fiction which, while not classified as science fiction, engages to some extent with scientific or futuristic subject matter, esp. such fiction regarded as constituting an identifiable genre; this genre of fiction
We could call this kind of fiction Novels of Postmodern Sensibility, but that looks pretty bad on a category rack, and requires an acronym besides; so for the sake of convenience and argument, we will call these books ‘slipstream.’ ‘Slipstream’ is not all that catchy a term, and if this young genre ever becomes an actual category I doubt it will use that name, which I just coined along with my friend Richard Dorsett. ‘Slipstream’ is a parody of ‘mainstream’, and nobody calls mainstream ‘mainstream’ except for us skiffy trolls.
in SF Eye July 78/2
1994 Interzone Aug. 4/1
Slipstream is often confused with pure experimentation (which all looks the same), stream-of-consciousness (a hugely misunderstood phrase), and anything which doesn’t quite fit in with publishers' expectations.
1994 Interzone Aug. 61/3
Here he describes slipstream as ‘an emergent phenomena,’ so it is fortunate that this version omits the remark that genre writers ‘don’t know how to write.’ (I would be less picky if the claims for slipstream, made here and elsewhere, were less inflated—when people describe it as the interface between genre and mainstream, for instance, I wonder if they've actually read any mainstream.)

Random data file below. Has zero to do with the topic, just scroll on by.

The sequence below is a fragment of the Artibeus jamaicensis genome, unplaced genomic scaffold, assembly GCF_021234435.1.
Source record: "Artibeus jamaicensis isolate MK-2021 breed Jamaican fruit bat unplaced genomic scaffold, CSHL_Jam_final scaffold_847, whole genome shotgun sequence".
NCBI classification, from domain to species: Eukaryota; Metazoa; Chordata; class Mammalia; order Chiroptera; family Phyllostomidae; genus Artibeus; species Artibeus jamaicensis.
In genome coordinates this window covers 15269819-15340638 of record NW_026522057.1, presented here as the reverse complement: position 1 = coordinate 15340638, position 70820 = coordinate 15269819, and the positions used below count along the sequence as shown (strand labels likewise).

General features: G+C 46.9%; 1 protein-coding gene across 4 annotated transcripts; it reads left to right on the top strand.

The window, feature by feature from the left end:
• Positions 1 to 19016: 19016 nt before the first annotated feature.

1994 Interzone Nov. 58/1
Steve Aylett’s debut collection The Crime Studio…employs a parsimonious measure of science-fictional imagery, but it lies in what some critics like to call the ‘slipstream’ of ultra-modern popular culture.
1994 Interzone Nov. 61/1
Stories range from William Meikle’s ‘The Divine Wind,’ this issue’s ‘slipstream’ piece (which in this context means ‘twee’), to puerile fantasies about talking skeletons and women getting butchered.
1995 Interzone Jan. 61/2
Territories issue four is subtitled the sf and slipstream journal. In this context, the meaning of‘slipstream’ is refreshingly unpretentious, something along the lines of ‘non-SF things that are likely to interest SF readers’.
1995 Interzone Apr. 4/2
I encouraged them to draw on the whole spectrum of extrapolative methodology, including surrealism, Campbellian ‘hard SF,’ postmodernism, ‘slipstream’ SF, stream of consciousness, the 1960s ‘new wave’ humanist school, British pessimism/disaster school, and cyberpunk.
1995 Interzone Aug. 61/1
It’s another one that claims not to be horror, fantasy, sf, or even slipstream (annoyingly referred to as ‘the “s” word’).
As its name implies, Native slipstream views time as pasts, presents, and futures that flow together like currents a navigable stream. It thus replicates nonlinear thinking about space-time.
Imagining Indigenous Futurisms in Walking the Clouds 3
Bruce Sterling in SF Eye
Research HistoryLawrence Person submitted a 1989 cite from a Bruce Sterling article in SF Eye.
Ben Ostrowsky submitted a 2012 cite from Grace Dillon.
Added to OED3 in March 2004.
Last modified 2021-03-04 16:02:29
In the compilation of some entries, HDSF has drawn extensively on corresponding entries in OED.